Not Your Usual: David Callaghan on his new Fringe show

Not Your Usual is a new series from The Skinny and Glayva highlighting exciting, interesting and unusual artists from across the Scottish scene. To kick things off, we meet comedian, animator and lover of miniatures, David Callaghan

Advertorial by Peter Simpson | 01 Aug 2023
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David Callaghan is not your usual comedian. Instead, he pulls elements from stand-up, theatre, film, animation and technology together into shows that defy straightforward explanation. When we meet up with him over a Vamillion – a shaken cocktail, or Glocktail if you will, of Glayva whisky liqueur, vermouth, Scotch whisky and blood orange juice – he’s just returned to Glasgow from a month of touring his unique brand of storytelling comedy around Europe.

His latest show – Everything That’s Me Is Falling Apart – won the ‘Take My Breath Away’ panel prize at last month’s Reykjavik Fringe. It’s a multimedia comedy theatre show, with augmented reality, complex technology and handmade miniature sets arranged in boxes on stage, and at the centre of it all is… a small toy train.

“There's a part of my PhD that is about auratic technology and how it's really enjoyable to play with a typewriter or watch cogs or look at a train set,” he tells us. “Technology that is analogue has a real aura about it and it's enjoyable to be in a room with it.”

A close-up photo of a toy train on a track. Wires hang from the train, and a box containing a small diorama of a bar can be seen behind it.
A toy train and diorama on stage during David Callaghan's show Everything That's Me Is Falling Apart in Reykjavik. Photo: Dan Zerin

As Callaghan enthusiastically tells us, the show combines physical sets with projected visuals – he completed a Master’s degree in animation during lockdown – to help tell a series of interwoven stories about love, loss and connection. It’s a long way from Callaghan’s early experiences of the classic stand-up paradigm, where “combative” gigs often feel more like a sport than an artform. “It's often about winning,” he says. “It's not about the communal experiences. You're almost versus the audience, and you have to beat them.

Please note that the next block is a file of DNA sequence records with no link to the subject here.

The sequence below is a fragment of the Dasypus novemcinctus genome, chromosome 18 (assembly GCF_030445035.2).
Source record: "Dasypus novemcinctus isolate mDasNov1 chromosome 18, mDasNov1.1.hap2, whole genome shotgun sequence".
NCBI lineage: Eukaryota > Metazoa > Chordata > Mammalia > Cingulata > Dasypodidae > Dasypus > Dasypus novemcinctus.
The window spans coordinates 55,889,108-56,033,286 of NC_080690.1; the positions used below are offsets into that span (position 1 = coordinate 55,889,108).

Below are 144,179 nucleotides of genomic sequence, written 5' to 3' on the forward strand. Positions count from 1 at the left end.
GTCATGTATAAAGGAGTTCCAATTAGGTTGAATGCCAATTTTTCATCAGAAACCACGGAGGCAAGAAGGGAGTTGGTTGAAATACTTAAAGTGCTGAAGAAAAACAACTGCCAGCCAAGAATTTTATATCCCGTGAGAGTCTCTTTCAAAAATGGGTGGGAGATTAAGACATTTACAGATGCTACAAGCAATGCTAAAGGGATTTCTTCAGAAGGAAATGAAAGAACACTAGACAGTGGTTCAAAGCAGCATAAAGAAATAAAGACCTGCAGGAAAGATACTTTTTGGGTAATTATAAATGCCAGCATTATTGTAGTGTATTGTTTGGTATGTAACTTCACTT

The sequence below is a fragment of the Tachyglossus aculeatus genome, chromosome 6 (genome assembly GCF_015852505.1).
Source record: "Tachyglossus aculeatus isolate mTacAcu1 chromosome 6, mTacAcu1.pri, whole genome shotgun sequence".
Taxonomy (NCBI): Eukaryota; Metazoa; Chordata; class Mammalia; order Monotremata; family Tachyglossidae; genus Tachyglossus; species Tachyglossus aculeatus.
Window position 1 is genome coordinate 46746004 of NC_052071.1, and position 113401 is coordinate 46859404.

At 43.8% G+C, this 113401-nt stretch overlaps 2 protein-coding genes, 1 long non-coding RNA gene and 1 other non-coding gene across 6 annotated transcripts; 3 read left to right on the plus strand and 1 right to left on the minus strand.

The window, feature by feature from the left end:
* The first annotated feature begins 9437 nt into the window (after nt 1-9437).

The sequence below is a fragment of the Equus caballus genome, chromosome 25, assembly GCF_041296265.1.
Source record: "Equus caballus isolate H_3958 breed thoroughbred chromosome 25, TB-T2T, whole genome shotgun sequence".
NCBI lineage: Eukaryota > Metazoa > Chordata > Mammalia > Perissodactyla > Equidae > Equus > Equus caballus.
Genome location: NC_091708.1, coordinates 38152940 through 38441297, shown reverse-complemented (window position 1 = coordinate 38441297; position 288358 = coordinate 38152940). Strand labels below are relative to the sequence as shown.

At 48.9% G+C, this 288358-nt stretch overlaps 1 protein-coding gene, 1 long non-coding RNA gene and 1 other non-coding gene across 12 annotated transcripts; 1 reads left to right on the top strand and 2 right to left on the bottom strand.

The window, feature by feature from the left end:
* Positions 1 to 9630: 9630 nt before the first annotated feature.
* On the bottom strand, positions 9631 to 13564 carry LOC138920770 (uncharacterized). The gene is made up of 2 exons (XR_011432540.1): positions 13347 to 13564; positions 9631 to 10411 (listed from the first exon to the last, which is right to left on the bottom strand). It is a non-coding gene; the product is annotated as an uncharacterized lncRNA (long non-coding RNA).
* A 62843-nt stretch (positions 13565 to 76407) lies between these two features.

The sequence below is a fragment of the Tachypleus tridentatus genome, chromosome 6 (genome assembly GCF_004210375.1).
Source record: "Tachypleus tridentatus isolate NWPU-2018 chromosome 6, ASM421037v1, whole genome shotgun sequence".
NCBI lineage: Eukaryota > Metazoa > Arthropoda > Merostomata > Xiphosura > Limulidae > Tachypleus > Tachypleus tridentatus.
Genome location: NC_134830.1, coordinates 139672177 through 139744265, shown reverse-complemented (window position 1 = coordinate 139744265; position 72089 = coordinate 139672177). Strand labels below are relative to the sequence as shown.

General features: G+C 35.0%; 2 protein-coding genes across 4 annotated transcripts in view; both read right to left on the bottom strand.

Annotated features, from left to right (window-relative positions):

“I always went to see club comedy in Edinburgh when I was a kid,” he says, “but over the years, I think I've just become softer. As a teenager, I loved how combative it was; the heckling, the real sweaty, bear pit experience of it. But the joy of that fell away.

“I started doing comedy in 2012, and I was a club comic all the way up until the pandemic, but I started to change how I'd make shows in 2016.” This began a period of experimenting and pushing boundaries, with mixed initial results (he offers an apology to anyone who came to see him “before about 2019”).

He says: “I certainly would take bad experiences doing comedy really to heart. They happened a few times in the early days, but as I was doing pretty likeable club comedy, people would like it, or they would go ‘oh well, he’s trying to do whatever’... they found it relatable.

“When I started doing stuff that was stranger, 2016 onwards,” he laughs, “that's when real distrust set in. Getting through that was the hard bit, but now I think I've got a way of working where the work doesn't define me in the same way as it did anymore. I'm much prouder of it.”

That pride comes partly from the sheer time and effort required for shows of this kind. “I'd already had this idea for this new show and that was supposed to go to the Fringe in 2020,” he tells us, “but I'm really glad that it didn't because it wouldn't have been ready. Now, I can animate, I've built my own augmented reality comedy theatre show. I'm really proud of it, and I can take it out to Reykjavik and when it wins an award, I can go ‘Yeah, because it's good!’”

In the heat of the Edinburgh Fringe, where thousands of shows compete for your attention and the temptation is to go big and loud, David Callaghan offers a chance to immerse yourself in a handmade world. He describes the show as creating that sense of community he felt he was missing in other forms of comedy. “That's really enjoyable, and that's kind of what I wanted to make. It's nice to see people look at the boxes, and then look at the big screen and understand that there is proper love at work here. You know, everyone wants to look at miniatures and I'm giving them the opportunity to look at them really, really big!”

Everything That’s Me Is Falling Apart, Greenside @ Infirmary St, 4-12 Aug, 12.40pm

Follow David on Twitter @davidcallaghan and on Instagram @callaghandlethis

Listen to an extended chat with David Callaghan on The Skinny and Glayva's new podcast, Not Your Usual, in the player above, on Spotify or on Apple Podcasts